CORNWALL, Ontario - City councillors decided Monday night to correct a policy error that was made 11 years ago when it comes to hiring summer students, and go only with Cornwall teenagers to fill its ranks.
Cornwall employs about 106 summer students, and some city councillors want to make sure they all come from Cornwall.
Of the current roster, 23 live outside city borders.
In 2003 council voted to create a policy that would mandate the hiring of Cornwall teens only, with an exception that the city applicants must have all the qualifications necessary for the job, like a lifeguard for example.
But Coun. Andre Rivette said between the time the motion was passed in 2003, to when the policy was actually drafted, an error was created that does not sufficiently spell out council's directive.
In the past the city has gone, mostly, with Cornwall teens, with a dash of representation from students who live just outside the municipal borders, in South Stormont and South Glengarry, as examples.
Rivette takes it a step further and asserts in some occasions the children of full-time city employees, who happened to live outside city limits, were hired for summer work too.
The city, though, maintains it uses a lottery system of qualified candidates to determine who fills a job, with names essentially being drawn randomly.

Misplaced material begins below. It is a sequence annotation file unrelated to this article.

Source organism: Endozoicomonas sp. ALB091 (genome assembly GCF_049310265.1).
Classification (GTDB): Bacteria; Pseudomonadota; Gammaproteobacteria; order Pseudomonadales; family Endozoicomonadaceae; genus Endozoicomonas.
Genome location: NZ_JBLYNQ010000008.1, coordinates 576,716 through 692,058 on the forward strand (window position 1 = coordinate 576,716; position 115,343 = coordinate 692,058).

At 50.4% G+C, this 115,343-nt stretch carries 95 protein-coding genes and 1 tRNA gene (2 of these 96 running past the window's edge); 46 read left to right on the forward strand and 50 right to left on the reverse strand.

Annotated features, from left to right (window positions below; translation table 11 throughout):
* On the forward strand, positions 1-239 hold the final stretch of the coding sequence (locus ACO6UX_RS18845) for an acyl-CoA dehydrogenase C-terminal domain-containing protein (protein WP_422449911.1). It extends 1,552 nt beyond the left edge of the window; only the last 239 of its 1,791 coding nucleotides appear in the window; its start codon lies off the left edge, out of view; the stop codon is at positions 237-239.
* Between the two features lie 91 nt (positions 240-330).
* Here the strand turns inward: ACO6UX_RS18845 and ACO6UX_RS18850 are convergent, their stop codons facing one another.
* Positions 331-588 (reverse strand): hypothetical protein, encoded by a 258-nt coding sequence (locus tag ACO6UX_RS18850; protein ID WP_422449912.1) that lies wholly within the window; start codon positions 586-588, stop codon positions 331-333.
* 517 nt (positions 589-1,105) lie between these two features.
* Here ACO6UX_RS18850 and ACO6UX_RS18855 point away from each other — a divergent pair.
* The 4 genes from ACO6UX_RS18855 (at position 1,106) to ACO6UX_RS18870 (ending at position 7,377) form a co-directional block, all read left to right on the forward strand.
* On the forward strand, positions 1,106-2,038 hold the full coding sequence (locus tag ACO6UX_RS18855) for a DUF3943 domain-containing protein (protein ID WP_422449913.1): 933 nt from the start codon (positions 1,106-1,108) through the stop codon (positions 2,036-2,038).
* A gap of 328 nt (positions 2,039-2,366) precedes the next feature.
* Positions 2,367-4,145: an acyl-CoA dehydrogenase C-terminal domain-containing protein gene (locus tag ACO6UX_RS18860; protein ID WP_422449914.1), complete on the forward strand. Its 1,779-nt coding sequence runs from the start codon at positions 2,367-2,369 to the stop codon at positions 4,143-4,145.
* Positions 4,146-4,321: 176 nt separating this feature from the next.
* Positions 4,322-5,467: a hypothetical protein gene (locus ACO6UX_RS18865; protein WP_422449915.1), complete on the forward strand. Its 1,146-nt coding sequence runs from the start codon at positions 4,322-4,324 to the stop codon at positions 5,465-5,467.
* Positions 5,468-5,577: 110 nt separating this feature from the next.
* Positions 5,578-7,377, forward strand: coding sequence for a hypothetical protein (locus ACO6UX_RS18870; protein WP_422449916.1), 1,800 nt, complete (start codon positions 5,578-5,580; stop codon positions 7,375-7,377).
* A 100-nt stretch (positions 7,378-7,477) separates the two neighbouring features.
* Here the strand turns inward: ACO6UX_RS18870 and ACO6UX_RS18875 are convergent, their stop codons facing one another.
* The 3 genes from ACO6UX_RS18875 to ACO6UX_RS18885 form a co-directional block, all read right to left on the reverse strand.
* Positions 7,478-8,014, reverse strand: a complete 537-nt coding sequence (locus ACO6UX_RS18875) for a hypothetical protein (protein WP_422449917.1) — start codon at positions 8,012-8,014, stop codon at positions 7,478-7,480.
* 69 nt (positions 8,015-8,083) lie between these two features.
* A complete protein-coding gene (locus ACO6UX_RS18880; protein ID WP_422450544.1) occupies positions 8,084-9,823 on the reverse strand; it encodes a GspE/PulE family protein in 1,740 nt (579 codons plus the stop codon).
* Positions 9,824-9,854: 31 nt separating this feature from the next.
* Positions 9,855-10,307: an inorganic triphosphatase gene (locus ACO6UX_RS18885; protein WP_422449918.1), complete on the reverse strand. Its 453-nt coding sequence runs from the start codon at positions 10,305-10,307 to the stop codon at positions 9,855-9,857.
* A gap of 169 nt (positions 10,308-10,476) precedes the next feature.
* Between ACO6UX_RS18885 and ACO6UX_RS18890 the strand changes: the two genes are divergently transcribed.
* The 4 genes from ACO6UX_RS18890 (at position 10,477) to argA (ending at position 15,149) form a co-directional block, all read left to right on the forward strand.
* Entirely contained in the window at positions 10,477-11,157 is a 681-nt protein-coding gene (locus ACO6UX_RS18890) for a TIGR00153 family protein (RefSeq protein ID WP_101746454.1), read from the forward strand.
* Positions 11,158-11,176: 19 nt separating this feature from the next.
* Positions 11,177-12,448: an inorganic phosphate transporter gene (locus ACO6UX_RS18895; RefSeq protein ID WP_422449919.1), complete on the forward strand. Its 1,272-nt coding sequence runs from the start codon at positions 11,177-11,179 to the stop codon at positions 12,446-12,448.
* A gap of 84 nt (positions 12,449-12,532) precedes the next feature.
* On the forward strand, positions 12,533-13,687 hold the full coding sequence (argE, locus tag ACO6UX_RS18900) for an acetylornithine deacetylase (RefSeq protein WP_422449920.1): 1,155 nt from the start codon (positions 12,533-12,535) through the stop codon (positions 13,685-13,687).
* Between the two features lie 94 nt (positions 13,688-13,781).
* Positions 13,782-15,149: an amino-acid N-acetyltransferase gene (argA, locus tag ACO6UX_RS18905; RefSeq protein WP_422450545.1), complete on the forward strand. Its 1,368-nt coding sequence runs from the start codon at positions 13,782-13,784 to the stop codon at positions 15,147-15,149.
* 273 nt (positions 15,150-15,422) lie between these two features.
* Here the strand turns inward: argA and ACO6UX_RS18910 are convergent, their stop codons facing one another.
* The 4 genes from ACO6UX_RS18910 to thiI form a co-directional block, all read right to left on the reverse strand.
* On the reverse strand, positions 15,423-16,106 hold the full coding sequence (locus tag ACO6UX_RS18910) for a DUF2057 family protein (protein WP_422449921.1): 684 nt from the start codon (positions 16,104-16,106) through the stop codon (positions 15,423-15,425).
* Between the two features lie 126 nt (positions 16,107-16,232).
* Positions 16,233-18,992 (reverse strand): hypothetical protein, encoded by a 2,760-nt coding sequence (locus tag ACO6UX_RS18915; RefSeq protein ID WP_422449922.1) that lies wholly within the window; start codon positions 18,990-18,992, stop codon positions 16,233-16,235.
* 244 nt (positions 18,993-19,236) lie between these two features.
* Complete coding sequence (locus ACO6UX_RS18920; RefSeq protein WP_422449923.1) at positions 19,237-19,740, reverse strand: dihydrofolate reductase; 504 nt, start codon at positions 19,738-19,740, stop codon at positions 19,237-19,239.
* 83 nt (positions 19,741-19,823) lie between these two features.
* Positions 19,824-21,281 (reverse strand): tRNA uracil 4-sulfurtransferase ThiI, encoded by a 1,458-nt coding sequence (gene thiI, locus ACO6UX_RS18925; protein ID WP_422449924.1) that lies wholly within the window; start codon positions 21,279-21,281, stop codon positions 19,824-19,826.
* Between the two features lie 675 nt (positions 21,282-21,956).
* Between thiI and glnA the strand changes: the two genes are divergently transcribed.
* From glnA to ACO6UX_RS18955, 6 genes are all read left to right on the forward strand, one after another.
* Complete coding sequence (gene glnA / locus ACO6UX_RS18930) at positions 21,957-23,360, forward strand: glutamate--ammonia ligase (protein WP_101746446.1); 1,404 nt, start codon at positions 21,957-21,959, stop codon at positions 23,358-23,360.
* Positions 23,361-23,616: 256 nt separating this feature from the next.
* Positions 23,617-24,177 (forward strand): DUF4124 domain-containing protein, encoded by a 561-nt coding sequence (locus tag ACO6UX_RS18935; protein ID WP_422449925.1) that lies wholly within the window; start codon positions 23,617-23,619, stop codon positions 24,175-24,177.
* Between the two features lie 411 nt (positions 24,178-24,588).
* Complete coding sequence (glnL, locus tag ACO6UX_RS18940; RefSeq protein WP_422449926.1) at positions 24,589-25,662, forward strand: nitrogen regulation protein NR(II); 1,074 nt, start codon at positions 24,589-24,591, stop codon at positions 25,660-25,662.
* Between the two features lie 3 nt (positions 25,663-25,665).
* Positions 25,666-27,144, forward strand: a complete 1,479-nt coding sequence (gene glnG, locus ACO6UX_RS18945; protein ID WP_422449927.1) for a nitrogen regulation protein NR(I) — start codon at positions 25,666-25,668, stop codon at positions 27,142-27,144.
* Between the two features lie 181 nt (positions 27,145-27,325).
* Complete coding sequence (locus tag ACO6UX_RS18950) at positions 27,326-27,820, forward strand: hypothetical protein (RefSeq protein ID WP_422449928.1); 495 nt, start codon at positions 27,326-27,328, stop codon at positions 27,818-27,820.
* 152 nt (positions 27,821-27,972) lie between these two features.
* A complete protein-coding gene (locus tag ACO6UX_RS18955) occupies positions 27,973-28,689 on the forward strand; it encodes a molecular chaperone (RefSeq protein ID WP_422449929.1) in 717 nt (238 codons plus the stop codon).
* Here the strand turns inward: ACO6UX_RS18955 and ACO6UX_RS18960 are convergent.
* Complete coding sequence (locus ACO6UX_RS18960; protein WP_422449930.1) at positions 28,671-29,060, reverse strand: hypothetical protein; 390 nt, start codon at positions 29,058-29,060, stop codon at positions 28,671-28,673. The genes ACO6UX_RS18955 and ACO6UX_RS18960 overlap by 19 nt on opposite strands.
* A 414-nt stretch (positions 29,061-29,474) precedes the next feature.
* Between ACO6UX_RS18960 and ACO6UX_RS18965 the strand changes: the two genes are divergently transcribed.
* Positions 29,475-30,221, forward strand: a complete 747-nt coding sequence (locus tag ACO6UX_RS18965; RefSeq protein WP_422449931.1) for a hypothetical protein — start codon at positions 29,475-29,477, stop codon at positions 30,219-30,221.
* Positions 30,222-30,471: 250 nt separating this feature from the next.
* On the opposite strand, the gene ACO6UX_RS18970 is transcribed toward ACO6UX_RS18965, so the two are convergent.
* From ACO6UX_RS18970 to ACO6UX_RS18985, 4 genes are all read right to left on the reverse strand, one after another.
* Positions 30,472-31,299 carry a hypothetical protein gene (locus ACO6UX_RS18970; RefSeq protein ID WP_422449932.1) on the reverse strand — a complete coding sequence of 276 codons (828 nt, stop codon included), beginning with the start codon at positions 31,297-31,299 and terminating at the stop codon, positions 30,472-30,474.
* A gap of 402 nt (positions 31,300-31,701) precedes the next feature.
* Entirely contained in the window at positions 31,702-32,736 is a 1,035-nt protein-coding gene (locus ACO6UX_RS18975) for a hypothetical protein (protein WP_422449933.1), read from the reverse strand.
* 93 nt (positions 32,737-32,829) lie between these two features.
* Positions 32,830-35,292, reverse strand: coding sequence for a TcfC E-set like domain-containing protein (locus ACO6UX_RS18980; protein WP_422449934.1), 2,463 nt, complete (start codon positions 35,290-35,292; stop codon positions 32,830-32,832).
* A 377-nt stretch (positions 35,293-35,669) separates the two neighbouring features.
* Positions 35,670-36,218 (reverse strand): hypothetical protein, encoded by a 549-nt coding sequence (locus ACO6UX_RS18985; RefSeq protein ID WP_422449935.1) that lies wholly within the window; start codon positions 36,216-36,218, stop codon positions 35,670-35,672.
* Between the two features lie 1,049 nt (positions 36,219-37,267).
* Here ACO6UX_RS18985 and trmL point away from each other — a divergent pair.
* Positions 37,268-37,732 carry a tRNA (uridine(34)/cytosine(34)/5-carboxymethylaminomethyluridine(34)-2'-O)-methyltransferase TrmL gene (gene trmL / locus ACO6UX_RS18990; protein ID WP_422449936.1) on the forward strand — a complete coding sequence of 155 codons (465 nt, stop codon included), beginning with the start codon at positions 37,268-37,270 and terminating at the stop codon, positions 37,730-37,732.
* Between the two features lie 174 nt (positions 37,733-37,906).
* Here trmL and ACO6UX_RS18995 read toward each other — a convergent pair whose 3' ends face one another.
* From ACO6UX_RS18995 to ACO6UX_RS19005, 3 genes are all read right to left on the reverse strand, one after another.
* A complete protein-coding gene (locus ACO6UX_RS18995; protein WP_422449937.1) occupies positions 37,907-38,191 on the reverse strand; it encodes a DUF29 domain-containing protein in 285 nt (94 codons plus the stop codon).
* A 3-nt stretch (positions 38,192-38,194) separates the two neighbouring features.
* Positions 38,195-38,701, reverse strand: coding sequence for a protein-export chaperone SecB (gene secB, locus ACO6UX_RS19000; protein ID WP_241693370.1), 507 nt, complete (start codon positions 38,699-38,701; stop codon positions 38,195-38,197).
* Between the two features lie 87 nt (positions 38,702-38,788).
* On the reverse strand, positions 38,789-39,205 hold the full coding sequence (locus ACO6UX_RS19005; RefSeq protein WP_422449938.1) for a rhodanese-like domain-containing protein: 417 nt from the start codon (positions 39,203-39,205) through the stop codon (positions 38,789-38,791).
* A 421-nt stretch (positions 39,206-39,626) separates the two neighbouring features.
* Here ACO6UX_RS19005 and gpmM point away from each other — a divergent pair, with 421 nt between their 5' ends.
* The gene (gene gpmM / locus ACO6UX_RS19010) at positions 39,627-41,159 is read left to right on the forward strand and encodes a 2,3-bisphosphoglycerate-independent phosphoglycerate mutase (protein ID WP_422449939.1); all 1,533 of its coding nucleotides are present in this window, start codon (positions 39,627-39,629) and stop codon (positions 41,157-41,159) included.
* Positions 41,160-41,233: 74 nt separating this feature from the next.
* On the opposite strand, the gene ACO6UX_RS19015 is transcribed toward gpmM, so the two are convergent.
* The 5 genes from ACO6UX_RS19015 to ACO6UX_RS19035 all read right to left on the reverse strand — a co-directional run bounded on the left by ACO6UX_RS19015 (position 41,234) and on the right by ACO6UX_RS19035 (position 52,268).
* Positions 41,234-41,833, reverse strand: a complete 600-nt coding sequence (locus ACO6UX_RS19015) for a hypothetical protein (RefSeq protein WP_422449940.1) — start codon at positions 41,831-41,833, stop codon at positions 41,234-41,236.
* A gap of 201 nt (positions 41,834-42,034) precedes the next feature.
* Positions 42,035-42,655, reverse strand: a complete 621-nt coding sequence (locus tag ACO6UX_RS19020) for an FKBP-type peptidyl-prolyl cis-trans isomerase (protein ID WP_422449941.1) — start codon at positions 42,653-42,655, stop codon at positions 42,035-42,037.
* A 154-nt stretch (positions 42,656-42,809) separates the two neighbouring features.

"We want to make sure the students of Cornwall have a priority," Rivette said in an interview. "The bottom line is council's decision was not put in the policy."
An opinion from the city's legal arm, as well as courtroom decisions, suggests a municipality can make changes to its hiring policies, and fill summer student positions with residents only, without fear of a challenge concerning human rights violations.
"Does the current legal regime allow us to give such preference? The answer to this question was very surprising, not only to city staff, but the city's solicitor as well," Cornwall human resources manager Dail Levesque said in a report to council. "The legal ground has shifted under our feet in very recent years.
"Recent jurisprudence tells us that giving preference to someone who resides in the municipality undertaking the recruitment is permissible."
Coun. Denis Carr believes the city should "look after its own.
"I have no problems with that."
The new city policy says the teens must live within the city, or have parents who pay taxes in the community.